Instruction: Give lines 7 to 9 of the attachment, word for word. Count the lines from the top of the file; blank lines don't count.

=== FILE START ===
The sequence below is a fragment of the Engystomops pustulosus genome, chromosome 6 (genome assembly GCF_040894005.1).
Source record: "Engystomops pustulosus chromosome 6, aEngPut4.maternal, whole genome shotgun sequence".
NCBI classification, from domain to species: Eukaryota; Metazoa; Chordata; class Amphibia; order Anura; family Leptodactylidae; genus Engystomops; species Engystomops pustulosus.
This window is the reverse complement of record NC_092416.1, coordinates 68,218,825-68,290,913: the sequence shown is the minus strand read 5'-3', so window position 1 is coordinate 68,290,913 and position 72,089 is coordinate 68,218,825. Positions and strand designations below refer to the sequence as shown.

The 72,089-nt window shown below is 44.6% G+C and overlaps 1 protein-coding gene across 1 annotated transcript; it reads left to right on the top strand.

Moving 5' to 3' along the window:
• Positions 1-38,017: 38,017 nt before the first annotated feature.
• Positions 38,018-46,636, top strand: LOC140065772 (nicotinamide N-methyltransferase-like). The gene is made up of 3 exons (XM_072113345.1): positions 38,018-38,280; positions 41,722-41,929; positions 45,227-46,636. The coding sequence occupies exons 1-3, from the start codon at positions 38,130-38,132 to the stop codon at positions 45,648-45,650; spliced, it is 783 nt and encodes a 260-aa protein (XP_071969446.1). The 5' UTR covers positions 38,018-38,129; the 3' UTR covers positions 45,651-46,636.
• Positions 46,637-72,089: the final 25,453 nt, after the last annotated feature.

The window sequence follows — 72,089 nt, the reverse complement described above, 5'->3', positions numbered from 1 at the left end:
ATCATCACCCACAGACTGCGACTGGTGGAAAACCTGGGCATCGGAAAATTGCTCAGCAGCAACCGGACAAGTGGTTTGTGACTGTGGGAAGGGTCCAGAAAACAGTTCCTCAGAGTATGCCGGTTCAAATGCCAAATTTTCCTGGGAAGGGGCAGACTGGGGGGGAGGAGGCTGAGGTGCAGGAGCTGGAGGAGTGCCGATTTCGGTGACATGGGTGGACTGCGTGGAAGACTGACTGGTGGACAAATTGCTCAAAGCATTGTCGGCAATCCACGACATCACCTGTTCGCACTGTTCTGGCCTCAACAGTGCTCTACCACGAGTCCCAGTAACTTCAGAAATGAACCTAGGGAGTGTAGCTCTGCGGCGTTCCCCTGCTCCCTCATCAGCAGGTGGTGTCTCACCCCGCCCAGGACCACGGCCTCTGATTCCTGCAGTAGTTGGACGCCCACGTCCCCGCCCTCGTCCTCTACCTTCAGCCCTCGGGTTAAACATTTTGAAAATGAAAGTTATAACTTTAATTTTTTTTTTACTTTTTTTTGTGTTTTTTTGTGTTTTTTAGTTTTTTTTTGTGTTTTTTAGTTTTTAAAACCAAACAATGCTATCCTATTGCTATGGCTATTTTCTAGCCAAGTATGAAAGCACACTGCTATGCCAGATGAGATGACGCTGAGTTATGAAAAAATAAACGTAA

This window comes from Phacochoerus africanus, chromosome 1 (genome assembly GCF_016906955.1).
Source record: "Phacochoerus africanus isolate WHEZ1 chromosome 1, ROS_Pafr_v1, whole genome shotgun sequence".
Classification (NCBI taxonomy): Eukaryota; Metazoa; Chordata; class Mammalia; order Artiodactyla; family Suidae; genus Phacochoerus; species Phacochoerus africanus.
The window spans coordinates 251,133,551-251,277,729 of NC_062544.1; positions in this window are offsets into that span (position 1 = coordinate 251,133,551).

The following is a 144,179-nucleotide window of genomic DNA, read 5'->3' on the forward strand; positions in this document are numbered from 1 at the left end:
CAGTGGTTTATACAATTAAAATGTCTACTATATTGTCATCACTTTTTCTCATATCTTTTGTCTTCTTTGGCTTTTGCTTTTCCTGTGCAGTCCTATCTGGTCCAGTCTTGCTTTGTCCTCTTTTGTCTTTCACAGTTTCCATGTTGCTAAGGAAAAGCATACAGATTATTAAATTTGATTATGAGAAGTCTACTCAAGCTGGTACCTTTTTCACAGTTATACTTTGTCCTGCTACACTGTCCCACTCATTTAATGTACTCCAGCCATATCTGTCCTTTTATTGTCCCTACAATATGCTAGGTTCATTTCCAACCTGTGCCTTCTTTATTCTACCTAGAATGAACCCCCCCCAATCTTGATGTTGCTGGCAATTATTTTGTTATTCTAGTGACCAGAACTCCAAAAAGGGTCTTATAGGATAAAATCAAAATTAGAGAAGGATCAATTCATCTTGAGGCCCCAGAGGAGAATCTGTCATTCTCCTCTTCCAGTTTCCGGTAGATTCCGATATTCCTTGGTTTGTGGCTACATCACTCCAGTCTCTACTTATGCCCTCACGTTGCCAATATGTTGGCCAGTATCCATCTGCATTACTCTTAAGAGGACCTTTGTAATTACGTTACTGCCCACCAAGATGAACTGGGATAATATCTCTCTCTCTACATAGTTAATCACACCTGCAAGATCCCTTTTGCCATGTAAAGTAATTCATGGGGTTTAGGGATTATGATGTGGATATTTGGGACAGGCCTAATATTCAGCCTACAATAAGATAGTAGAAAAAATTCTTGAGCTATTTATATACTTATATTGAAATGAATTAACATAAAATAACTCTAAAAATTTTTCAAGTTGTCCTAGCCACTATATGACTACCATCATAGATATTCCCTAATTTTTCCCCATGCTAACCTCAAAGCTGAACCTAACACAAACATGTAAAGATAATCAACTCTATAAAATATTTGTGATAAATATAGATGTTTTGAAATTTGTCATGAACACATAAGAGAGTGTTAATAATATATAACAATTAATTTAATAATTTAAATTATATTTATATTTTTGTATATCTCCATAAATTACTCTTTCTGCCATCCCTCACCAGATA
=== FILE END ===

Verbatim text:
• Positions 1-38,017: 38,017 nt before the first annotated feature.
• Positions 38,018-46,636, top strand: LOC140065772 (nicotinamide N-methyltransferase-like). The gene is made up of 3 exons (XM_072113345.1): positions 38,018-38,280; positions 41,722-41,929; positions 45,227-46,636. The coding sequence occupies exons 1-3, from the start codon at positions 38,130-38,132 to the stop codon at positions 45,648-45,650; spliced, it is 783 nt and encodes a 260-aa protein (XP_071969446.1). The 5' UTR covers positions 38,018-38,129; the 3' UTR covers positions 45,651-46,636.
• Positions 46,637-72,089: the final 25,453 nt, after the last annotated feature.